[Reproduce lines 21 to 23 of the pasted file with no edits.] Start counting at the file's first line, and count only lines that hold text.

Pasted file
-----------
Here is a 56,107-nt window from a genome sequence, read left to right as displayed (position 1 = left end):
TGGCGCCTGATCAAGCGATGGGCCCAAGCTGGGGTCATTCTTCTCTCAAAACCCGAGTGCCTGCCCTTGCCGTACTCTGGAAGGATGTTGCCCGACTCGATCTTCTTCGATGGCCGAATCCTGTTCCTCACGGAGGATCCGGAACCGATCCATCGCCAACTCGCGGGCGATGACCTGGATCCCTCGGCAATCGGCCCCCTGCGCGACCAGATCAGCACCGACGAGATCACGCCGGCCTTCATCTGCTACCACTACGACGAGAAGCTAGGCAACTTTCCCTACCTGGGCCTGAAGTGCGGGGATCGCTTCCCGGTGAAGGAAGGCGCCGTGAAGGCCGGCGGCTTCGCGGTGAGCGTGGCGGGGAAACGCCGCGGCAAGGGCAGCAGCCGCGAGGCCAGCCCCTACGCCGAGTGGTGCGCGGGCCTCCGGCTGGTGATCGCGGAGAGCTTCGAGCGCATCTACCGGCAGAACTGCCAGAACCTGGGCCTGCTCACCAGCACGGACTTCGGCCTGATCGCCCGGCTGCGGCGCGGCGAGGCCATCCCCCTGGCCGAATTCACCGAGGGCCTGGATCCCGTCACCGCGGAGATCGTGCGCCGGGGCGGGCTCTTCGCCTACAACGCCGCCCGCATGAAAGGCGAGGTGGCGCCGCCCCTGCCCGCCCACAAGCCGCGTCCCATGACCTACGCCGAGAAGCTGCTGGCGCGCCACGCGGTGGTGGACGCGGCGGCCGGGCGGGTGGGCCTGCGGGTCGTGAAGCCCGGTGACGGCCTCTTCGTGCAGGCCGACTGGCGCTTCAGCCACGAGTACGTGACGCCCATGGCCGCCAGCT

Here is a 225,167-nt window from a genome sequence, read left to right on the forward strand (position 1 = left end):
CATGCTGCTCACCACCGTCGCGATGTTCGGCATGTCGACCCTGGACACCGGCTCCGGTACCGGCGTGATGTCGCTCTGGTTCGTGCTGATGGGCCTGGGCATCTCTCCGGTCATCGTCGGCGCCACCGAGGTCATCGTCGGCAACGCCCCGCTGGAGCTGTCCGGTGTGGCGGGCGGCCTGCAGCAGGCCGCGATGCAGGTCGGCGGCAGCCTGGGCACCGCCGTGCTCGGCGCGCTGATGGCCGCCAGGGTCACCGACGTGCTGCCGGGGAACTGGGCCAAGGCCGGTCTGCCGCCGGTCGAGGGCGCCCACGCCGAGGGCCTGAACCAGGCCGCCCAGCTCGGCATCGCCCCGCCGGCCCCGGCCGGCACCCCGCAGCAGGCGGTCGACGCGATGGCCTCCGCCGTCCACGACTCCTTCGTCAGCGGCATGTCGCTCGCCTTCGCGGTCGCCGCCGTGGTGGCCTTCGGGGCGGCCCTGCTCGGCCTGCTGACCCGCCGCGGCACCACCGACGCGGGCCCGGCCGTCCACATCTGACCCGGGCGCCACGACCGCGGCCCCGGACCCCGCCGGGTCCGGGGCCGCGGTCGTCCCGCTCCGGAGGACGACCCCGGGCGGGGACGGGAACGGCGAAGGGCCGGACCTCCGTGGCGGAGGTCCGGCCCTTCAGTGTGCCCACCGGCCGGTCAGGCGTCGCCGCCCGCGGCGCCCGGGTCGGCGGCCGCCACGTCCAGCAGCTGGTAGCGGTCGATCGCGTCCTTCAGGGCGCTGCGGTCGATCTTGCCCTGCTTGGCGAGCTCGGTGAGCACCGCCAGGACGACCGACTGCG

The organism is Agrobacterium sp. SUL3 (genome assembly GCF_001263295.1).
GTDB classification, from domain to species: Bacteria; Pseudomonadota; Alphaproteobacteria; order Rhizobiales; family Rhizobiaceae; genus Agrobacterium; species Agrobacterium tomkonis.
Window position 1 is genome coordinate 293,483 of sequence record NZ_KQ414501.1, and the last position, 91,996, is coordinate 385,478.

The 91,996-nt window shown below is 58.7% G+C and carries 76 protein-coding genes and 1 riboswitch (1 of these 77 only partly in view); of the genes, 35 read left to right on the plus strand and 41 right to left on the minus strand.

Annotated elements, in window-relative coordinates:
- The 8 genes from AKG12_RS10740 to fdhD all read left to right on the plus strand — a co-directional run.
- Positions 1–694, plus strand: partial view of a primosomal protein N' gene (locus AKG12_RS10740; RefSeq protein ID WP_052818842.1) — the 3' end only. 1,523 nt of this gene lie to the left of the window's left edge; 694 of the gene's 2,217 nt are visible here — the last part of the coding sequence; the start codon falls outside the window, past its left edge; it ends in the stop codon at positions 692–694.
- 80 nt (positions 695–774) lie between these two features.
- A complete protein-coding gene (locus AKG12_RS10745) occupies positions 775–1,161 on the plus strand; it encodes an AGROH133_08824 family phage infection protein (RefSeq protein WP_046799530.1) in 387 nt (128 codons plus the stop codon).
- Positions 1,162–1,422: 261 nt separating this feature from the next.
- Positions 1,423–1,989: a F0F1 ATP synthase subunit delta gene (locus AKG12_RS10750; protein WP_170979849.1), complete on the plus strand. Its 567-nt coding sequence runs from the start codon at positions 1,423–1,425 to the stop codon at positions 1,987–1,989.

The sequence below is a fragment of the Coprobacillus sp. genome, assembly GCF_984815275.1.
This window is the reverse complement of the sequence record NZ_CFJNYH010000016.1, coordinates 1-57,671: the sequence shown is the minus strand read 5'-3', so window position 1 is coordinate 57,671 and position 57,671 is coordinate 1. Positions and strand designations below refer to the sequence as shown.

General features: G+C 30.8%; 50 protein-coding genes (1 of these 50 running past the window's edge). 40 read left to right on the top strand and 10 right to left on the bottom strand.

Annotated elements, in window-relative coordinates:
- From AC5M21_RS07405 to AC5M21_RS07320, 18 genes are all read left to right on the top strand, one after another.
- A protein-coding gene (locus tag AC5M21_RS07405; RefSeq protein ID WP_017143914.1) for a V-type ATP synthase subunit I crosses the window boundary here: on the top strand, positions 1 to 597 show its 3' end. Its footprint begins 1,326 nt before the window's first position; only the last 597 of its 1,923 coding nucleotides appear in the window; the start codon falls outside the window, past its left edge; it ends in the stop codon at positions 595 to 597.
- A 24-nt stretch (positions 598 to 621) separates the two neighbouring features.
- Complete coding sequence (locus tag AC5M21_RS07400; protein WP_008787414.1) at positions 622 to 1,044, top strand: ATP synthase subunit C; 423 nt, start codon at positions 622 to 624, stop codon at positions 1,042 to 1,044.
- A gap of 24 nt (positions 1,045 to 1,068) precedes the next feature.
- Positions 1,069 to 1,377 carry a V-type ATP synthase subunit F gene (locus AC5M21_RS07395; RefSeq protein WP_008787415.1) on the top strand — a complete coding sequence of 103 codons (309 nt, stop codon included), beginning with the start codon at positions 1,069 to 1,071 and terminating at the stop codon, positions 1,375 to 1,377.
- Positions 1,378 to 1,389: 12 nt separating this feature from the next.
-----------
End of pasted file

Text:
- A protein-coding gene (locus tag AC5M21_RS07405; RefSeq protein ID WP_017143914.1) for a V-type ATP synthase subunit I crosses the window boundary here: on the top strand, positions 1 to 597 show its 3' end. Its footprint begins 1,326 nt before the window's first position; only the last 597 of its 1,923 coding nucleotides appear in the window; the start codon falls outside the window, past its left edge; it ends in the stop codon at positions 595 to 597.
- A 24-nt stretch (positions 598 to 621) separates the two neighbouring features.
- Complete coding sequence (locus tag AC5M21_RS07400; protein WP_008787414.1) at positions 622 to 1,044, top strand: ATP synthase subunit C; 423 nt, start codon at positions 622 to 624, stop codon at positions 1,042 to 1,044.